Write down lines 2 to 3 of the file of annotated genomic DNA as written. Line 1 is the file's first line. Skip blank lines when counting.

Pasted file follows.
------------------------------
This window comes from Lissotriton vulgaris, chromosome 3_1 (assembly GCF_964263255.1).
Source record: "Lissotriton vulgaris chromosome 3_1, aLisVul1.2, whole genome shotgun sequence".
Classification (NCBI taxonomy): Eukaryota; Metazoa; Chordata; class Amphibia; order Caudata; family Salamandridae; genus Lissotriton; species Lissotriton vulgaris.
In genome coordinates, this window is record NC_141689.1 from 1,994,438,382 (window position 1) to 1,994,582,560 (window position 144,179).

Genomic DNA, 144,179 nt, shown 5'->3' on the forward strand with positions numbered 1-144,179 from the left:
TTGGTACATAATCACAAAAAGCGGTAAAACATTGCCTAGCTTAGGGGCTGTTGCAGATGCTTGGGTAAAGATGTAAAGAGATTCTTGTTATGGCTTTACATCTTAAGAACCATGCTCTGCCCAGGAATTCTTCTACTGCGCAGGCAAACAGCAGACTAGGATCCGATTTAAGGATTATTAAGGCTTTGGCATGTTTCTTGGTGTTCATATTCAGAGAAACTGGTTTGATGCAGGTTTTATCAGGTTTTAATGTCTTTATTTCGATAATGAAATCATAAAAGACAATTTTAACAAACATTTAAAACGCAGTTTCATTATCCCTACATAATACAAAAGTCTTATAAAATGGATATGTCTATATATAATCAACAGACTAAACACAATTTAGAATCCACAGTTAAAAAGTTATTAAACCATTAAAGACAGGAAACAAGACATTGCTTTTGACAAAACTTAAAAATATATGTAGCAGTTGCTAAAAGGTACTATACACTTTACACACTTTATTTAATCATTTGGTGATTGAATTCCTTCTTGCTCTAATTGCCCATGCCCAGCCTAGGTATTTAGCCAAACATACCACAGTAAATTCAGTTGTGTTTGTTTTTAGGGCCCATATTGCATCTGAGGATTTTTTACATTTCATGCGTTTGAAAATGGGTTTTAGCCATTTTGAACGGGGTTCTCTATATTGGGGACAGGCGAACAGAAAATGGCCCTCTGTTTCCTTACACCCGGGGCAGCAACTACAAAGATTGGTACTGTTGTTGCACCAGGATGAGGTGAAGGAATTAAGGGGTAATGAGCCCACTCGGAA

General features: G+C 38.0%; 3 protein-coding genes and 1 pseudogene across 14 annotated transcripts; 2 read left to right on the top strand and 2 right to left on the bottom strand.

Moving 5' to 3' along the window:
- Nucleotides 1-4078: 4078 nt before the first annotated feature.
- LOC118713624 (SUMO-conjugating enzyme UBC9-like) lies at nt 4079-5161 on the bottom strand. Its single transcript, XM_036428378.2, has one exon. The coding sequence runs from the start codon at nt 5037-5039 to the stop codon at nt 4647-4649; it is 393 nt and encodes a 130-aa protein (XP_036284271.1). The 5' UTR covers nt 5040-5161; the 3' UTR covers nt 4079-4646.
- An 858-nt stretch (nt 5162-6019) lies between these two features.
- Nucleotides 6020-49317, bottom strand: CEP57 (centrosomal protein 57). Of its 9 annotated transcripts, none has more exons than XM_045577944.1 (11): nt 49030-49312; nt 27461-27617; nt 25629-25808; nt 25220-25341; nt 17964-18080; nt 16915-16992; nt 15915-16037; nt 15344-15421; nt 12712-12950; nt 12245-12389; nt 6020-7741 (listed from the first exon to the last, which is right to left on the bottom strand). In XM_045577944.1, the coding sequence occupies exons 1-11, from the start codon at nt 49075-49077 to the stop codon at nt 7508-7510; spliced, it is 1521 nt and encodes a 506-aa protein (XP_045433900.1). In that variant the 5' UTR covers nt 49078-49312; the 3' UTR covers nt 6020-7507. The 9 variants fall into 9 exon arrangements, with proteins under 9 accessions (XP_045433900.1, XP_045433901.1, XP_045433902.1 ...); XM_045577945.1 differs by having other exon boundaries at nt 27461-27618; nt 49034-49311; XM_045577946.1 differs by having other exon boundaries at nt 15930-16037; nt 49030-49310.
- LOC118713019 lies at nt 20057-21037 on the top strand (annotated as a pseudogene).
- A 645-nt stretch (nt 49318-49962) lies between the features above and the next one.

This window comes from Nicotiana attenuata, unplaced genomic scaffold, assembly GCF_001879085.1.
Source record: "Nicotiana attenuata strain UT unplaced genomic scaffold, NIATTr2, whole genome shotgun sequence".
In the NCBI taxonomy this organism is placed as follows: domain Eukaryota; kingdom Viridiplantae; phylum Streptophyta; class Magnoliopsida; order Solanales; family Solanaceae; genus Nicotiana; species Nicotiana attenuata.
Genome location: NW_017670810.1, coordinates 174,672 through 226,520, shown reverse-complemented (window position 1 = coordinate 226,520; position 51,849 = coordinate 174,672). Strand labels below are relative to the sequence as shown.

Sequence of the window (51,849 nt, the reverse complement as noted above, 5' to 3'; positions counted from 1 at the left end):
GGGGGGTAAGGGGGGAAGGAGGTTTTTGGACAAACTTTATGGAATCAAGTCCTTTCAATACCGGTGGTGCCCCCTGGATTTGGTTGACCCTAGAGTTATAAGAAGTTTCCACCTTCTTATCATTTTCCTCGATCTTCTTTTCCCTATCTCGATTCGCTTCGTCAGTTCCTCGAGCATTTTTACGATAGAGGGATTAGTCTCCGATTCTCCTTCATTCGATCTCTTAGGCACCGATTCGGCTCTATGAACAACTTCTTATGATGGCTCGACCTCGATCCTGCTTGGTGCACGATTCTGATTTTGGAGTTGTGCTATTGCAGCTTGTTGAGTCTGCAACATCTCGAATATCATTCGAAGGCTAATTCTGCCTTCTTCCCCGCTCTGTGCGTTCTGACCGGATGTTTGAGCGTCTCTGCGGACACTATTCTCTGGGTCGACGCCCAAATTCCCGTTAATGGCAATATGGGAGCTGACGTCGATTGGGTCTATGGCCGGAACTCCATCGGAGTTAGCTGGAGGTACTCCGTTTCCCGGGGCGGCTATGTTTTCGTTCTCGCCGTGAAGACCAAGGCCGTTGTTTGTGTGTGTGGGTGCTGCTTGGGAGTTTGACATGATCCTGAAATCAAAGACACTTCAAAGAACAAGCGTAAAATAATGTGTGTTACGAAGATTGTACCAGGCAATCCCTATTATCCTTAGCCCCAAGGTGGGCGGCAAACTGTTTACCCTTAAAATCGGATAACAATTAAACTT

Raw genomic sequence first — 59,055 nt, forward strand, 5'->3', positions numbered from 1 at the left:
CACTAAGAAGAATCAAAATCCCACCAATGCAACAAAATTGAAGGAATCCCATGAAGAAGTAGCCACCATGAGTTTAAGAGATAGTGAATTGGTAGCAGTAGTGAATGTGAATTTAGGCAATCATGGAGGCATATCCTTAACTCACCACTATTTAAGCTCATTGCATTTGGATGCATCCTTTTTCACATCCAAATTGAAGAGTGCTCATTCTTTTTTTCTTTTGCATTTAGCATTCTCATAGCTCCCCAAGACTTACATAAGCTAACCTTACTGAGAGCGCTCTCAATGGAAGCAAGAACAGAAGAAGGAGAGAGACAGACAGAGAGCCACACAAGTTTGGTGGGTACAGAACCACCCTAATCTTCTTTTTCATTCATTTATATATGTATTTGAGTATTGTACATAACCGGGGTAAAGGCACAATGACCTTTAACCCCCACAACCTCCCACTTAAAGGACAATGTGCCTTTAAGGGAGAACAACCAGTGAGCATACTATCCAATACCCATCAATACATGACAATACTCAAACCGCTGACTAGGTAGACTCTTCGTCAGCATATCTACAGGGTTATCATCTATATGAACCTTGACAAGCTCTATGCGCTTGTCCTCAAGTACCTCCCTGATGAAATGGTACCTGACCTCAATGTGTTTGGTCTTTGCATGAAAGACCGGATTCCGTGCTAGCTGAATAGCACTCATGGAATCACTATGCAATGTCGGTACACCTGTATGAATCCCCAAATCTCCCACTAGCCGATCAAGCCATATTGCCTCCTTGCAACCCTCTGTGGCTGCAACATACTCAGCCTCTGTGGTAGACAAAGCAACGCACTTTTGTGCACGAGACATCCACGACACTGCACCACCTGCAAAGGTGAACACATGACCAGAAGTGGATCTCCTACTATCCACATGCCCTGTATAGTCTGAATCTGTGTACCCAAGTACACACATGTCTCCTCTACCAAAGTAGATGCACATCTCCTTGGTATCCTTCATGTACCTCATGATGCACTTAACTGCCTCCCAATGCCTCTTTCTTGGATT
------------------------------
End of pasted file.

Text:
Source record: "Lissotriton vulgaris chromosome 3_1, aLisVul1.2, whole genome shotgun sequence".
Classification (NCBI taxonomy): Eukaryota; Metazoa; Chordata; class Amphibia; order Caudata; family Salamandridae; genus Lissotriton; species Lissotriton vulgaris.